The first chicks of the Arctic summer

Part 18. Summer slides by in the Arctic

19 July

I couldn’t keep my eyes open to read and passed out at 0100 but woke at 0300, and again at 5, and finally got up at 0730. I had a big omelet for breakfast w/ tea. Mmmmmm. I was dreaming about food again. And about making coffee. I was having trouble with the whole measuring thing. I dreamed I was at a feast and there was food everywhere. Of course, I was drawn to the desserts. Rich, creamy, fat. Mmmmmm.

After I ate, I went to the tundra. It is gray, horizon to horizon. Gray. No relief. There is no real horizon either. The water and sky meet somewhere indistinguishable. There must be a line there somewhere, but it is not revealing itself to me.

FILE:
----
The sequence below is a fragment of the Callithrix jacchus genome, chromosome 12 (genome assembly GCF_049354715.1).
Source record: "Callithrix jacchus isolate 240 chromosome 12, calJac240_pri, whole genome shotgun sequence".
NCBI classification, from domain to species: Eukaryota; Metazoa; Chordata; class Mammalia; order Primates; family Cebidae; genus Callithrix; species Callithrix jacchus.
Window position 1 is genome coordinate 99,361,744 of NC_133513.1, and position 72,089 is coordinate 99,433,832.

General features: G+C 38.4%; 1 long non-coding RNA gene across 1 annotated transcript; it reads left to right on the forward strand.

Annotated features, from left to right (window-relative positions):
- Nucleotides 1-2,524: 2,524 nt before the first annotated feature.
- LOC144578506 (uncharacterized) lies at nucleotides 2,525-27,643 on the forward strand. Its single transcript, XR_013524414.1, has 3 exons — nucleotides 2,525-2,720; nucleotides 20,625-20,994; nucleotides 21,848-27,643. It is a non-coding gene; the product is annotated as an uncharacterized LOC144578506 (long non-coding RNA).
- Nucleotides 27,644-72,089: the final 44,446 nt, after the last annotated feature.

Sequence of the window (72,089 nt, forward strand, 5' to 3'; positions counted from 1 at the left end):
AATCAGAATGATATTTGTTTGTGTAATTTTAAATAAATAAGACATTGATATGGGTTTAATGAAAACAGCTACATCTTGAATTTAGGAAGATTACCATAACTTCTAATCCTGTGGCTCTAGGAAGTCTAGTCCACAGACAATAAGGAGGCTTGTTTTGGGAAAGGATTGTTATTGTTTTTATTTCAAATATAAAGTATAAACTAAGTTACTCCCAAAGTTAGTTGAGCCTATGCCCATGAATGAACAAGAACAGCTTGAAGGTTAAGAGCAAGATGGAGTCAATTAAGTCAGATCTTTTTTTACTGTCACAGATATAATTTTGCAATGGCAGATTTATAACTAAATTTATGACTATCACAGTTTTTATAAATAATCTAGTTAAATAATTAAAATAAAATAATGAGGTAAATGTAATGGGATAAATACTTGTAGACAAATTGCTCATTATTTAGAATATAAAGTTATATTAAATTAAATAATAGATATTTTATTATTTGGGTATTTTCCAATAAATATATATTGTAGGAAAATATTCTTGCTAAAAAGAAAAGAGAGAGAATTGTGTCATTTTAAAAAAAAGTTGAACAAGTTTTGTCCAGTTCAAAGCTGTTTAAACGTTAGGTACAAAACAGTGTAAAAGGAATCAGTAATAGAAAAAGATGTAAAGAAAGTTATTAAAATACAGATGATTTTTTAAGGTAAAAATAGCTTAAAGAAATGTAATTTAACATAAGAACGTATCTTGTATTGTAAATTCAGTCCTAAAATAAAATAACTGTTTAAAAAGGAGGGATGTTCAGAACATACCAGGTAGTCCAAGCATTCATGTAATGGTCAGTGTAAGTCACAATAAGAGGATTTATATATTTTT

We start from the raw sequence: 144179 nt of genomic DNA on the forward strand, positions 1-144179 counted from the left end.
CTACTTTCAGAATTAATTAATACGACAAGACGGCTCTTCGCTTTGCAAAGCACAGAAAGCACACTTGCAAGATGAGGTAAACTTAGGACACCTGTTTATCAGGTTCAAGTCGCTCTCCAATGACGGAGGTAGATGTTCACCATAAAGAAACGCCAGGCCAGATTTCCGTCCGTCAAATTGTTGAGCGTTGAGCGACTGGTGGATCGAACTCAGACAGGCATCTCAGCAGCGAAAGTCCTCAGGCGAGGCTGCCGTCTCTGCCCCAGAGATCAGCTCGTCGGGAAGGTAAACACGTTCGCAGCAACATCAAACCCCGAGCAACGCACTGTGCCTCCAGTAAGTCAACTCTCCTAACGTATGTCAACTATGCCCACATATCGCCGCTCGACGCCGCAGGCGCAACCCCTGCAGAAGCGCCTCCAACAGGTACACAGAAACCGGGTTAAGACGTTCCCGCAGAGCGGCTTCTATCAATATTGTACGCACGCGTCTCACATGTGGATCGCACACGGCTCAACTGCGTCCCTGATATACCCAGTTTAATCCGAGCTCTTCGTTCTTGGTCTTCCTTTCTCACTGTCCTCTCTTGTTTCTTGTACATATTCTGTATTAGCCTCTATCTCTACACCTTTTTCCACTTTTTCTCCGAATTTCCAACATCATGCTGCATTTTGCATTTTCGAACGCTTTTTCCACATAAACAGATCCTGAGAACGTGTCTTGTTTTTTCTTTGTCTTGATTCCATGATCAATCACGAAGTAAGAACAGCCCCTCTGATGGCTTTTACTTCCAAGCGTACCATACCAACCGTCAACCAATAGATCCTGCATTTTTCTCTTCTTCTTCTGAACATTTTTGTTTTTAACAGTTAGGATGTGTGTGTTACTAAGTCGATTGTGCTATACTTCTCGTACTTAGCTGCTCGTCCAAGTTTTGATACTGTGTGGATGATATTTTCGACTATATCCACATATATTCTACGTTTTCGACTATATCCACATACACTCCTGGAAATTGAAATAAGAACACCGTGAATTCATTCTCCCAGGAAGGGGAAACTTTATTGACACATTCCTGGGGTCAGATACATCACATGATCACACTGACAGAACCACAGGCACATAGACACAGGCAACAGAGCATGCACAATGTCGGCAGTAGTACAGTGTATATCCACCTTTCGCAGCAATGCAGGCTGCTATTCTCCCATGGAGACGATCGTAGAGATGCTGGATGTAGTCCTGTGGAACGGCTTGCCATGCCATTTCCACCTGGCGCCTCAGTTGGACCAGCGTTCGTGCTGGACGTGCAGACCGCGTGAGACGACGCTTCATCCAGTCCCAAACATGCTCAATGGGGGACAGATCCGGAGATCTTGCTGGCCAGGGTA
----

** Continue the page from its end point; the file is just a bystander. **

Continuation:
The bluffs were clear and double in a superior image, but there was also a big gap between them. The air has a remarkably clear quality so that even when, or perhaps especially when, there is no sun, and it is gray all around you can see miles without any loss of clarity. The bluffs seem as close as my hand they are so sharp. Anyway, I walked to the tundra; I found the remaining tern chick, a mobile ball of fluff. The parents were diving on me. It’s incredible I wasn’t struck. They dive straight for your face, right between the eyes. The more you look directly at them, the more they attack. One parent would stop and hover over the chick for a minute or two to be sure it was OK – that is what gave its location away, and finally, I saw it move. Cute bugger. Except for its orange bill it blended into the gravel and sand perfectly.